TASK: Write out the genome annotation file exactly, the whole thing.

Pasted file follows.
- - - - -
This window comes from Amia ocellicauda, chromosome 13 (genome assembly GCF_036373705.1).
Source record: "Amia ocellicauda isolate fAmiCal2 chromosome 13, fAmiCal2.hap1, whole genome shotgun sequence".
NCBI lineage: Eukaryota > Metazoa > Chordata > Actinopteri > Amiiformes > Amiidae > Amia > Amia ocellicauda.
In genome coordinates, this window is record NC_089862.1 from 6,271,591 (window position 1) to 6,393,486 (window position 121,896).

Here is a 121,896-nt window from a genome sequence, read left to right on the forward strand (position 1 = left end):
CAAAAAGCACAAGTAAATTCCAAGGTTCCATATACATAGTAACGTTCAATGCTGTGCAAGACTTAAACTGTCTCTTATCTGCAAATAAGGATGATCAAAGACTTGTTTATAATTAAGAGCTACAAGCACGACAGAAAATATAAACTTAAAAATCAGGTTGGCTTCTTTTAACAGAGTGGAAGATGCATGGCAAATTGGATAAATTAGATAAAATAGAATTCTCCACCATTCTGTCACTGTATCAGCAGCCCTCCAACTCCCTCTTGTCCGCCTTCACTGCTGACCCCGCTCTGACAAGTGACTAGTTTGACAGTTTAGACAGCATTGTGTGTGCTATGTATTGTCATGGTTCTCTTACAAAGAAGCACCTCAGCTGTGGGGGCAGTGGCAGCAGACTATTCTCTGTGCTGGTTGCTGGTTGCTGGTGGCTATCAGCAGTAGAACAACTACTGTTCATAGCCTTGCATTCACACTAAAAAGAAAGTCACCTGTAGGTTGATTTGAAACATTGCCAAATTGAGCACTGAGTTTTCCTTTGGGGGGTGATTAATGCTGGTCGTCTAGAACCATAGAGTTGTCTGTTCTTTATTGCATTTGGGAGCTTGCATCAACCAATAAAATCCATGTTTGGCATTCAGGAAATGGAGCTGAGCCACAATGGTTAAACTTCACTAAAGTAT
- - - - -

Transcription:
This window comes from Amia ocellicauda, chromosome 13 (genome assembly GCF_036373705.1).
Source record: "Amia ocellicauda isolate fAmiCal2 chromosome 13, fAmiCal2.hap1, whole genome shotgun sequence".
NCBI lineage: Eukaryota > Metazoa > Chordata > Actinopteri > Amiiformes > Amiidae > Amia > Amia ocellicauda.
In genome coordinates, this window is record NC_089862.1 from 6,271,591 (window position 1) to 6,393,486 (window position 121,896).

Here is a 121,896-nt window from a genome sequence, read left to right on the forward strand (position 1 = left end):
CAAAAAGCACAAGTAAATTCCAAGGTTCCATATACATAGTAACGTTCAATGCTGTGCAAGACTTAAACTGTCTCTTATCTGCAAATAAGGATGATCAAAGACTTGTTTATAATTAAGAGCTACAAGCACGACAGAAAATATAAACTTAAAAATCAGGTTGGCTTCTTTTAACAGAGTGGAAGATGCATGGCAAATTGGATAAATTAGATAAAATAGAATTCTCCACCATTCTGTCACTGTATCAGCAGCCCTCCAACTCCCTCTTGTCCGCCTTCACTGCTGACCCCGCTCTGACAAGTGACTAGTTTGACAGTTTAGACAGCATTGTGTGTGCTATGTATTGTCATGGTTCTCTTACAAAGAAGCACCTCAGCTGTGGGGGCAGTGGCAGCAGACTATTCTCTGTGCTGGTTGCTGGTTGCTGGTGGCTATCAGCAGTAGAACAACTACTGTTCATAGCCTTGCATTCACACTAAAAAGAAAGTCACCTGTAGGTTGATTTGAAACATTGCCAAATTGAGCACTGAGTTTTCCTTTGGGGGGTGATTAATGCTGGTCGTCTAGAACCATAGAGTTGTCTGTTCTTTATTGCATTTGGGAGCTTGCATCAACCAATAAAATCCATGTTTGGCATTCAGGAAATGGAGCTGAGCCACAATGGTTAAACTTCACTAAAGTAT